Growing up in a household of artists and engineers, Peter Thelin was destined for a career in which artistry mattered. Only for him, art has come in the form of manipulating the shapes, sizes and qualities of optics. And now, as one of the few remaining practitioners of hand-polishing optics, Thelin is passing his artistry along to the next generation of optics specialists.
“Art is anything you put your mind to,” says Thelin, who has been perfecting his hand-polishing skills for more than 30 years. His career began in 1978, hand-polishing optics at Zygo Corporation in Middlefield, Connecticut, while pursuing a passion for cartooning and painting. He soon realized that polishing optics, too, was a form of art, and he looked to Lawrence Livermore Laboratory as the epicenter of cutting-edge technologies. His dream of working at the Laboratory came true in December 1988, and Thelin has been a master optician at the Lab ever since.
Early on, Thelin collaborated on several key projects, including the NOVA laser, predecessor of the National Ignition Facility, working closely over a span of 15 years with Steve Payne and his group — including Kathleen Schaffers, Chris Ebbers and Zhi Liao — on a large number of advanced laser material development efforts. They included the high-repetition-rate Mercury Laser project and recently, with Payne and Nerine Cherepy’s Scintillator Group, working exotic material for radiation detection. He has won several R&D100 awards, known as the “Oscars of Invention,” as a result of his many critical contributions to Lab optics over the years.
These projects required testing of new material samples, which often involves such challenges as the tiny size of the sample (some as small as 20 microns), their sensitivity to water and common polishing compounds, and their extremely delicate nature, which makes them prone to stress fractures. Thelin’s expertise and valuable feedback were crucial to the success of many projects involving exotic materials. His delicate touch enabled him to develop processes that allow him to work with fragile crystals.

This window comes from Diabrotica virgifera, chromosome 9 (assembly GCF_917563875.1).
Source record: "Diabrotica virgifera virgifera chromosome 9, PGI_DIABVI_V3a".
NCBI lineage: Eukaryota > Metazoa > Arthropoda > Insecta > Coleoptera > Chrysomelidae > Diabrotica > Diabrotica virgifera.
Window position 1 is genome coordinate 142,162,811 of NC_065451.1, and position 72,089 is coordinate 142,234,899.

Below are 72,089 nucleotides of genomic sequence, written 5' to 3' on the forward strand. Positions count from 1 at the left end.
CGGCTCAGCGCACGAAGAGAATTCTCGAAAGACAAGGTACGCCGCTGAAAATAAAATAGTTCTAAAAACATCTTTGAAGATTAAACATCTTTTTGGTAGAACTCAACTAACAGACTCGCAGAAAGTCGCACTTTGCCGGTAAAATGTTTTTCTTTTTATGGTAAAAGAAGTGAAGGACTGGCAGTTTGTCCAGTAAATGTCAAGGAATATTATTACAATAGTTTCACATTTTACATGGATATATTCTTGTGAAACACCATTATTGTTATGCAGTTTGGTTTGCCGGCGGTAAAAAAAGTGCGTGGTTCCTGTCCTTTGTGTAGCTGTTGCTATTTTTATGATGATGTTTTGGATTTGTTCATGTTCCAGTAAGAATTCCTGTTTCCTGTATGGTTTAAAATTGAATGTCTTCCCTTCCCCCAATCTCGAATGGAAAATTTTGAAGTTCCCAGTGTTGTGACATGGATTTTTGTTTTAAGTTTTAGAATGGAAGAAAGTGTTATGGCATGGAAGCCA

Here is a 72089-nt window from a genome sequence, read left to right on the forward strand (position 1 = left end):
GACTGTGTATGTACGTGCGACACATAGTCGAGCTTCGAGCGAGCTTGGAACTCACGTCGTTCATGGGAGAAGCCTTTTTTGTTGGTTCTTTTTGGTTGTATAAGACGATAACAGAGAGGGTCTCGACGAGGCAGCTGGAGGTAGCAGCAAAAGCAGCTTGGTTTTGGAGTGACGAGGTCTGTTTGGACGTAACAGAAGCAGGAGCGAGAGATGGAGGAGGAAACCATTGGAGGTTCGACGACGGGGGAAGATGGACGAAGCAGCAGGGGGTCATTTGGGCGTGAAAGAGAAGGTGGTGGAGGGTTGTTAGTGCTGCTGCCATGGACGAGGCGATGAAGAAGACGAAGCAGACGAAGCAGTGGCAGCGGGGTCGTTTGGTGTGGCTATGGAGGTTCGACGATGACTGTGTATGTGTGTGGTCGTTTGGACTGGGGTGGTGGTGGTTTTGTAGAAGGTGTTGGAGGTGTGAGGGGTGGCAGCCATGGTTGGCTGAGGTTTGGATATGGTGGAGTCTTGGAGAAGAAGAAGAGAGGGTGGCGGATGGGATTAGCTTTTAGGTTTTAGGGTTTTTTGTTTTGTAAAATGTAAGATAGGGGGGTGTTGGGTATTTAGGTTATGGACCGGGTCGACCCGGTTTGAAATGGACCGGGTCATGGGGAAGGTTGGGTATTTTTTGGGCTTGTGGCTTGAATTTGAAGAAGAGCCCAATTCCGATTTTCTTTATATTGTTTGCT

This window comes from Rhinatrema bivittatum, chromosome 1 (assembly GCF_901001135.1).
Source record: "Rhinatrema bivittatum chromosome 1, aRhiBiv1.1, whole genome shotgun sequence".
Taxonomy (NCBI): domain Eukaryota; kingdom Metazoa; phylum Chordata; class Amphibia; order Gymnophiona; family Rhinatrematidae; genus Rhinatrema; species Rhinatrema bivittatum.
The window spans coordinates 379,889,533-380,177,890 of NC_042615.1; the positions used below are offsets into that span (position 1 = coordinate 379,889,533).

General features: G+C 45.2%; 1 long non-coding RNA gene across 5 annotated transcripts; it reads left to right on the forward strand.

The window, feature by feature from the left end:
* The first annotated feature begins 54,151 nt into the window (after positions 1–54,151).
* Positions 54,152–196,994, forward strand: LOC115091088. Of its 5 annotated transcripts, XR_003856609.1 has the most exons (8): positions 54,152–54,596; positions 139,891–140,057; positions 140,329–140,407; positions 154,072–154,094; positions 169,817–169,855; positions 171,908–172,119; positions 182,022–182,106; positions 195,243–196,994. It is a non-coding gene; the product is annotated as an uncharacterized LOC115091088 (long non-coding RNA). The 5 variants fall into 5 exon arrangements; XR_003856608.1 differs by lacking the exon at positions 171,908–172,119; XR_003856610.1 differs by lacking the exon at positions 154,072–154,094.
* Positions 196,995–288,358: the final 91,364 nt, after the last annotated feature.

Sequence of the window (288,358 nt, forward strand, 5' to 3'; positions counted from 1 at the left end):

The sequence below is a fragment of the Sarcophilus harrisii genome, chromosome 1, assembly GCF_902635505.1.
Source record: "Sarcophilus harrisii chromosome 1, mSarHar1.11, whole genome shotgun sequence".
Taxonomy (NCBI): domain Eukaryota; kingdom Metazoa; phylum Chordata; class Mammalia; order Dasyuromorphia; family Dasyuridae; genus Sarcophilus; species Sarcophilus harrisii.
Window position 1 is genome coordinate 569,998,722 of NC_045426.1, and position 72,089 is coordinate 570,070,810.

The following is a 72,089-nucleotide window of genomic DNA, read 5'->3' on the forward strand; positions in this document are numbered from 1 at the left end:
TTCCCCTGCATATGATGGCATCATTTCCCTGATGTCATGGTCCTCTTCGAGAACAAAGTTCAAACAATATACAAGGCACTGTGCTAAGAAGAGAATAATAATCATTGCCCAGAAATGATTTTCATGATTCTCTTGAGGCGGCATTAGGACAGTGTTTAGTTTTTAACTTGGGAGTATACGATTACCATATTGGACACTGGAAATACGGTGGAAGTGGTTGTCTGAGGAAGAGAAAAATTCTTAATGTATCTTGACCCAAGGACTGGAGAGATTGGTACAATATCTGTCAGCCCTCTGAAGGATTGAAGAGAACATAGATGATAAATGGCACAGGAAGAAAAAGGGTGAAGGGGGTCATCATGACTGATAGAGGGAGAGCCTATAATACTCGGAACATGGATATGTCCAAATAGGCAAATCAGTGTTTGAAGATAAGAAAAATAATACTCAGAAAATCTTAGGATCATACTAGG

Thelin notes that few people today still do what he does, and that hand polishing optics is a curiosity and a topic of discussion at trade shows and among his peers, who always are eager to learn what materials he’s working with.
“For many one-of-a-kind jobs, your hands are the fixtures holding the part,” Thelin says as he explains the evolution of computer-controlled polishing machines in the industry. While manufacturing processes have changed over the years and automation has largely replaced the traditional craftsman-style optician, “it’s time-consuming to write programs for a machine to do work for research,” Thelin says.
The work at the Lab is unique and specialized, and requires the hands-on experience Thelin enjoys. He hadn’t previously encountered many of the unusual materials the Lab’s Optic Shop allows him to work with — materials used only here. His shop offers challenges every day with a variety of unique and intriguing projects. He says the Lab’s constant demand keeps him engaged.
Thelin’s days are filled with working on multiple jobs and projects while mentoring an accomplished optician, Eric Strang, who one day will fill his shoes. After 20 years of experience, Strang has continued to follow his passion of polishing, grinding and hand-working optics. But that didn’t come easily, as he was always reminded of the growing automation of the optics profession. After making key connections during his early career, he solidified his purpose and things fell into place when a dinner with Thelin offered him the opportunity to work together at the Lab.
“I’m very satisfied with what I’m doing now,” Strang says. “I no longer feel as though I’m a cog in a machine.” He explains that Thelin wears many hats in his role, including customer relations, making all of his tooling, supervising himself and engineering. This aspect of his job excites him as he understands the bigger picture of the work he is doing. “It makes a big difference in morale,” he says.
Strang realized early on that that LLNL was not a production environment. “There are breakthroughs happening here,” he says, and that’s what keeps him happy and motivated.
Asked about his legacy, Thelin said, “I hope the optical shop keeps going another 50 years and the art behind the optics continues.” His advice to young and upcoming opticians? “Try to determine if your job can become automated. The closer you get to the creative process, the less chance of that happening.”
When not in his shop, Thelin enjoys painting, working on cars, sailing and testing his strong ping-pong skills.